When faced with COVID-19, New York City, my hometown, went from being “the city that never sleeps” to the city where every day is Christmas morning — no traffic, no pedestrians, no noise. Quite literally overnight the city was transformed. The most immediate reaction was amazement at the silence and emptiness pervading the city. It was odd — eerie but not unpleasant. It was as if the city — indeed, the world — was holding its collective breath.
With time things changed and the shutdown became more restrictive. While the lack of traffic was welcomed, the loss of opportunities that come with the sharp decrease in transportation soon became chafing. Hearts, minds and voices began to long for a return to “normal.” In writing to a friend, I mentioned that we would get together as soon as things “returned to normal.” Then, in a flashback to the 1960s, I added “of course ‘normal’ has always been overrated.” It was an attempt at humor.
Other things started to happen as the city and the world changed. There were before and after photos of New Delhi and Beijing, showing the startling change in air quality occasioned by a sharp reduction in traffic. A similar phenomenon occurred in Venice where the lack of vaporetto (the motorized water buses) traffic allowed the water in the canals to become clear. A large jellyfish was filmed visiting the city, gracefully swimming through a canal.
In major cities wildlife began to appear in unexpected places: coyotes in New York’s Central Park and cougars in Los Angeles. The lack of noise and traffic made it easier for them to move about. Two dear friends live in a section of New York City known as Hell’s Kitchen, formerly a rough neighborhood but now quickly gentrifying. Knowing of my interest in nature, they sent me photos of two birds they saw from their 4th story apartment. They had never seen these birds before. One was a bright yellow male goldfinch in his spring attire. But the second was one I had never seen before. It was brilliant red with black wings. Research showed it was a scarlet tanager. While goldfinches are rare in Manhattan, they can be seen from time to time. But a scarlet tanager? They prefer large forests lacking noise, traffic and urban pollution. And here was a scarlet tanager visiting Hell’s Kitchen!
These experiences made me reflect on my rather flip comment on normality. I try to be ecologically aware, but seeing nature heal and restore itself so quickly, even in large cities, made me think that the negative impact we humans have on the environment is far greater than I realized. It was also humbling to see how quickly nature “recovers” when we humans pull back — or disappear. The more I thought about it, it became clear to me that if a “return to normal” means going back to where we were before the arrival of the coronavirus, “normal” may not only be overrated; it may be undesirable.
It struck me that, in an odd way, the pandemic may be an opportunity to learn. Might it not provide us with an opportunity to re-evaluate how we live in our world? Do we simply want to take everything from the pre-pandemic world and bring it into the present? Are there things from that world which first need to be changed and fixed before being brought back? And are there things we have discovered we can live better without?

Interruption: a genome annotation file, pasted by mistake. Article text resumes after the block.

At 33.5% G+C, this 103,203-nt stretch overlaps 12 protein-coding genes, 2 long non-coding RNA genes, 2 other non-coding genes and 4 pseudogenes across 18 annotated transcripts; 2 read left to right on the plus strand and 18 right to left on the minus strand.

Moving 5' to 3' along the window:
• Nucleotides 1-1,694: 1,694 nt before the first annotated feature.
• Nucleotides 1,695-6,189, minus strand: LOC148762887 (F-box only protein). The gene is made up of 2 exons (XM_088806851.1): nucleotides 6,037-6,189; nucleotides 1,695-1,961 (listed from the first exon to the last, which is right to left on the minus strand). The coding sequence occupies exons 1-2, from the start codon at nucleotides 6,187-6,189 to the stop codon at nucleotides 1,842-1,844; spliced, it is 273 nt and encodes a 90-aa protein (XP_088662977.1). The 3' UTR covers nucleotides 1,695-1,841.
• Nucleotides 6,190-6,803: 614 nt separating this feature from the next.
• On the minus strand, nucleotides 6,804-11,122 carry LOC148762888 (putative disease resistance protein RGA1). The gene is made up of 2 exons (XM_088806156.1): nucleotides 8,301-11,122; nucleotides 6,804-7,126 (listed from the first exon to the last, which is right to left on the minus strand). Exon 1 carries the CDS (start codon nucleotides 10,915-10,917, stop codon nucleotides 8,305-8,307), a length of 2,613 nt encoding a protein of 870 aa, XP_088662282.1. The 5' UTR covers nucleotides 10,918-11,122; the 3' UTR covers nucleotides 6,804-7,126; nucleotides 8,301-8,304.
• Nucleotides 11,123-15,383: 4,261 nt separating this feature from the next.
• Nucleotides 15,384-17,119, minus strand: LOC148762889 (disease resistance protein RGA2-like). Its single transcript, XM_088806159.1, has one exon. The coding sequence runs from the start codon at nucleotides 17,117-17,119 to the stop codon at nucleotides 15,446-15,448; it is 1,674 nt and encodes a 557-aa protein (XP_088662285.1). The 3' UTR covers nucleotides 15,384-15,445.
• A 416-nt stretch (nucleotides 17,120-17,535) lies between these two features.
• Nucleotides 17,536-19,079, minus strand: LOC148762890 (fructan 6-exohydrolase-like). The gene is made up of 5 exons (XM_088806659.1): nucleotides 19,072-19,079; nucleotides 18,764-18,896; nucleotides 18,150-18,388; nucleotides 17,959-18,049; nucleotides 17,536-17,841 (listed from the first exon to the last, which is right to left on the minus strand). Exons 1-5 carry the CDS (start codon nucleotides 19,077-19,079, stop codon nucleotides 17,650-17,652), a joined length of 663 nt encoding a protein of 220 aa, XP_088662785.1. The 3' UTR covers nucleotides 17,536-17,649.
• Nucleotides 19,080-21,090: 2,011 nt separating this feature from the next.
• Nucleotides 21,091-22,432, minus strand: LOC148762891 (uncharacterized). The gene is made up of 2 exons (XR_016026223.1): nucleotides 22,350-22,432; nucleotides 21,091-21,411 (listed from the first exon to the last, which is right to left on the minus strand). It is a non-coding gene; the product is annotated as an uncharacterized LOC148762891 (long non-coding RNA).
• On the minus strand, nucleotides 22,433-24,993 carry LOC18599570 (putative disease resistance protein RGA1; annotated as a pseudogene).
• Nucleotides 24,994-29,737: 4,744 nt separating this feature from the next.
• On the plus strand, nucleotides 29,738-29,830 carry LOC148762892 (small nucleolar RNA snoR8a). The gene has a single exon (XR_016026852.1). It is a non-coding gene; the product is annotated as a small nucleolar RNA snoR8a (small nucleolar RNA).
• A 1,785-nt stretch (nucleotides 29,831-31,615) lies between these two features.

In Pope Francis’s encyclical Laudato si’ there are two important sections: “Toward a New Lifestyle” and “Ecological Conversion.” The pope recognizes that “the issue of environmental degradation challenges us to examine our lifestyle” (par. 208) It is also “a summons to profound interior conversion” (par. 218). Recognizing the huge disparities and inequities in our world, the pope is not calling for a “one size fits all” conversion. While all on the planet have to realize more deeply and more practically that “we are not disconnected from the rest of creatures, but joined in a splendid universal communion” (par. 219), responses to the challenge will differ according to circumstances.
In CNEWA’s world, many experience not only the impact of environmental degradation (the UN sees it as one of the major “drivers of emigration”) but they are also living at a subsistence level. We in the developed world can and must ask ourselves what is really necessary to maintain a reasonable and responsible standard of living. Many in the places where CNEWA works, however, do not have even the bare necessities to maintain life. In fact, the only thing they have left, which they far too often lose, is their life.
The coronavirus has shown us that we are together on the planet. While we should never forget that social injustice has made the poor and the marginalized more susceptible to the virus, neither should we forget that it is opportunistic and will ultimately sicken and kill whatever human beings it can invade. The virus has shown us that nature may be indifferent to the fate of us who pride ourselves as the “pinnacles” of creation. Our reduction — or even disappearance, if we refuse to change — may for nature not be a tragedy, but rather an opportunity to recover.
Every change is difficult. Every conversion is painful. It is not easy to see ourselves as we really are — namely not God. It is hard to deny ourselves those things to which we have become accustomed — or, worse, those things to which we have convinced ourselves we are entitled. However painful or difficult, every conversion is, nonetheless, ultimately to our advantage individually and collectively.
What started out as a flip comment in a letter to a friend has become a deep conviction. If returning to “normal” means no more than going back to where we were before COVID-19, it is indeed vastly overrated and, in fact, undesirable. We will have learned nothing, but merely set ourselves up for the next and perhaps worse pandemic.
The words of Laudato si’, written before COVID-19, are prophetic: a clarion call for us humans to change or, as Pope Francis call it, undergo a profound conversion.